Life-long wellness

“Think back to your last two or three blocks. Did you have a troublesome encounter? Were you faced with a difficult diagnosis, or a challenging interaction with a patient, family or staff member? Explore how this encounter affected you.”

These are the questions that Dr. Ricardo Viana asks as he leads a group of residents in the Department of Physical Medicine & Rehabilitation (PM&R) through a reflective practice session.

During the session, residents use stream of consciousness writing to dive deeper into their actions and feelings, analyze biases that they brought to the encounter and look at the scenario through another lens.

It’s a practice they will carry with them throughout their careers.

Taking place at least four times a year, it is just one wellness initiative that has become a formal part of the residency curriculum in the Department this past year.

Dr. Steven Macaluso, the Department’s Director of the Postgraduate Medical Education program, says that the Department has always been focused on wellness, but identified a need to more formally integrate the activities into the curriculum.

In a 2019 systematic review, “Burnout Among Specialists and Trainees in Physical Medicine and Rehabilitation,” published in the Journal of Rehabilitation Medicine, Drs. Viana and Ali Bateman, PGY5, PM&R, found that more than half of all rehabilitation doctors, including specialists and trainees, experience burnout. This rate is higher in PM&R than it is in other non-rehabilitation specialties. “Working in PM&R is a unique risk factor among doctors,” they wrote.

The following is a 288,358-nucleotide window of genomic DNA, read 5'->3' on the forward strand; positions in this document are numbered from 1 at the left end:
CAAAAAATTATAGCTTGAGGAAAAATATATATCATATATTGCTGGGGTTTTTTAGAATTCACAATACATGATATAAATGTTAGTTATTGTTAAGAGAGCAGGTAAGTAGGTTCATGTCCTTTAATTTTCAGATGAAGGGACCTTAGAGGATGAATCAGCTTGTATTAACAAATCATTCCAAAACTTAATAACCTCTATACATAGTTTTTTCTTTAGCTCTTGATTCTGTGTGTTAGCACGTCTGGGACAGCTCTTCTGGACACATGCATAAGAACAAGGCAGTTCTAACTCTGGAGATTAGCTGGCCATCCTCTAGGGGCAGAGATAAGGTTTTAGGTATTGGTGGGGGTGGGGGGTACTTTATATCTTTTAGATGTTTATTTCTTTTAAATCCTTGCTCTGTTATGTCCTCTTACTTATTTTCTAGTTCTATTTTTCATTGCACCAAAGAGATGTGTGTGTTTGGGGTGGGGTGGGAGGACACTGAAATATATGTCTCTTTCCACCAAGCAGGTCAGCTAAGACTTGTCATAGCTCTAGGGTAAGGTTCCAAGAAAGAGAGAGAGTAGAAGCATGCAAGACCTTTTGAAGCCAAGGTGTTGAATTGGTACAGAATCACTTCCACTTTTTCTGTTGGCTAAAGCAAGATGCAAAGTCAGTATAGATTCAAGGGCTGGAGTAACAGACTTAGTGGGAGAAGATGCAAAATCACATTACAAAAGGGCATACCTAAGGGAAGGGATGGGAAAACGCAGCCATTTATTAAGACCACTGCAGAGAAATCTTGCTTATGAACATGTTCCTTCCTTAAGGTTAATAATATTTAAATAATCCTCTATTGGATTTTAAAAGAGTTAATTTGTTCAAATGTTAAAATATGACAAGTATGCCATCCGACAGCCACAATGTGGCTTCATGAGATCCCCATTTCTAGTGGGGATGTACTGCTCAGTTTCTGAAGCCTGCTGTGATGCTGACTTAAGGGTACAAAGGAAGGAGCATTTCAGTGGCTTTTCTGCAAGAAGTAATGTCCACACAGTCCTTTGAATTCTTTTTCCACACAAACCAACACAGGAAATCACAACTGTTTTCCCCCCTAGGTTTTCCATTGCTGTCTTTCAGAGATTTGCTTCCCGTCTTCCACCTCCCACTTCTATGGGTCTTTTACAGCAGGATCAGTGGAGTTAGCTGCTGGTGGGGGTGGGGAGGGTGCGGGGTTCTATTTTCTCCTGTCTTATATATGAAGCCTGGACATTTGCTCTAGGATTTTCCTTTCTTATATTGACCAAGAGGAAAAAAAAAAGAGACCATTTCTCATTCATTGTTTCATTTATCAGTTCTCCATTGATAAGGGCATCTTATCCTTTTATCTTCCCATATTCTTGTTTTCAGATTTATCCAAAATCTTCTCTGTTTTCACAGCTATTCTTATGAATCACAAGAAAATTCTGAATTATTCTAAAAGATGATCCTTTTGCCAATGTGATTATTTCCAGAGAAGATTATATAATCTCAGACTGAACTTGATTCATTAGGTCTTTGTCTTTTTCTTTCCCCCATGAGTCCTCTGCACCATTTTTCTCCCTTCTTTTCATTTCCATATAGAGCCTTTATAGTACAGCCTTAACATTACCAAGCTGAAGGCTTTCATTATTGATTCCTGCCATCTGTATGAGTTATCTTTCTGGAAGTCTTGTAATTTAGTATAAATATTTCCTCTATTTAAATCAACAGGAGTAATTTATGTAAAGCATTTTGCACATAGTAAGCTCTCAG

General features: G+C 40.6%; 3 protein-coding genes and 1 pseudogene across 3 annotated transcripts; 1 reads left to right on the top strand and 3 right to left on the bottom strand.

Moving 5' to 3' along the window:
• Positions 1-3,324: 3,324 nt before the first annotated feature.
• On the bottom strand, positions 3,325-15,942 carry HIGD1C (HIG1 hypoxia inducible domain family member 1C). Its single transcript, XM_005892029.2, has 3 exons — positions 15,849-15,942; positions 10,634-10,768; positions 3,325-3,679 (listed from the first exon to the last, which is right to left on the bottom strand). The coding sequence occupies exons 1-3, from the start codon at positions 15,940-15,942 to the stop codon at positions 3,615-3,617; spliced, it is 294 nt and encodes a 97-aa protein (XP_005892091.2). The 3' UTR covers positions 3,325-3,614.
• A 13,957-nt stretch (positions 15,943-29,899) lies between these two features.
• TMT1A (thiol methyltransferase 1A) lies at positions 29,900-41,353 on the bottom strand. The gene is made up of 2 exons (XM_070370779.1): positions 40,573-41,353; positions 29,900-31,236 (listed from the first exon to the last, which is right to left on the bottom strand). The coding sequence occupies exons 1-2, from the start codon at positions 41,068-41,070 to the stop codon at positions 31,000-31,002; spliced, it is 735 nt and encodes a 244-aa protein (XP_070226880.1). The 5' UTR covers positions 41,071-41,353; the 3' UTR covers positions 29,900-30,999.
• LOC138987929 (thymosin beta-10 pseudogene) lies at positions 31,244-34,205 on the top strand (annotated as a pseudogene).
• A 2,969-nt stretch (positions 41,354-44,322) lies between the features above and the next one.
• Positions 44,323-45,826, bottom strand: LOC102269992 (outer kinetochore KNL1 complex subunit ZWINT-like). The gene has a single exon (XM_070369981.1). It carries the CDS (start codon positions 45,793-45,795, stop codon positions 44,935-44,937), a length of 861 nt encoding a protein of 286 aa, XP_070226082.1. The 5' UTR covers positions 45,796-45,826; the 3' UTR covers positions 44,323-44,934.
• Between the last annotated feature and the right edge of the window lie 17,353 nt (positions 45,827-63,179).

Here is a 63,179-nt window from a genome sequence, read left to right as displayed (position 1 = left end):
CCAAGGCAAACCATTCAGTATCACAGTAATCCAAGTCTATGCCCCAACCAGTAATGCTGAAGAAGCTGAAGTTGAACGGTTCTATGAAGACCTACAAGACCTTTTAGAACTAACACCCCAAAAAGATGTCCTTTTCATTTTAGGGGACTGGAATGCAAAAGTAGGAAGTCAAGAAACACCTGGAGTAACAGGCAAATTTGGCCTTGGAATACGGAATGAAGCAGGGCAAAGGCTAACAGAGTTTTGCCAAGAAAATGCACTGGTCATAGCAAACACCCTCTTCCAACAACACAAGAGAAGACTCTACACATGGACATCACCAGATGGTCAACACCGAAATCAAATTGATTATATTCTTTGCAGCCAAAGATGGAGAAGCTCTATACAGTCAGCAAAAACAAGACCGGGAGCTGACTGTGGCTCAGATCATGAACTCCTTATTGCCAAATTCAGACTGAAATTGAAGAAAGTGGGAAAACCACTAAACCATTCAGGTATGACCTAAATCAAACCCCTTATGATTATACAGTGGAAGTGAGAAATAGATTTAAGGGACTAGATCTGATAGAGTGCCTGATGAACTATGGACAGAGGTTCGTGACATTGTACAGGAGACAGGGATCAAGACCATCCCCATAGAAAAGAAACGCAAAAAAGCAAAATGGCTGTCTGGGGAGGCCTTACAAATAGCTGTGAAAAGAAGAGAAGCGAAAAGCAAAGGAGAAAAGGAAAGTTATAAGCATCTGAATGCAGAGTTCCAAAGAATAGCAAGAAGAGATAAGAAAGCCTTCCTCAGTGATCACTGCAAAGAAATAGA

With a strong understanding about the challenges that come from and can contribute to a lack of wellness, the Department made changes to its curriculum.

Using a people-first philosophy, they began to build on the already rich culture of wellness in their work environment.

“Wellness is important to health systems, the organization and most importantly, to patients. Providers need to be well themselves in order to care for others,” said Dr. Macaluso.

In addition to the reflective practice sessions, the Department has set up four resident half-days with protected time for the learners. Ideas for the activities, which tap into mental and physical wellness, are proposed by the residents themselves. This past year, as part of their half days, they have learned how to ‘bob’ and ‘weave’ through a kickboxing class, discovered how to make traditional dumplings and enjoyed a meal together at a local restaurant.

“Having these sessions integrated into the schedule is important,” said Dr. Bateman. “In this Department, we feel well supported by our faculty and our Chair/Chief and their investment demonstrates their commitment to wellness.”

Dr. Macaluso says the goal with the curriculum is to expose the residents to as many tools as possible, so they can take what works best for them and use it throughout their career.

Dr. Ali Bateman, PGY5, PM&RThat was the philosophy behind a wellness half-day session that the Department developed alongside their colleagues from the Department of Psychiatry.

The day was planned by Drs. Viana and Bateman, along with Dr. Jonathan Gregory, a resident in Psychiatry. It offered sessions focused on the evidence-based impact of burnout, the importance of wellness, an exploration of strategies to help deal with burnout, along with workshops on meditation and gratitude.

Residents have responded positively to the incorporation of wellness into the curriculum and their ongoing feedback will guide future changes. Dr. Macaluso says that the short-term plan is to get feedback from the current residents and determine how they will move forward next year.

“Formal wellness days, reflective practices and a quality improvement day on wellness will continue,” said Dr. Macaluso. “And it is just as important that we continue to introduce new ideas and wellness tools – which we hope will be brought forward by our residents and staff.”

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Schulich School of Medicine & Dentistry, Western University
Clinical Skills Builiding
London, Ontario, Canada, N6A 5C1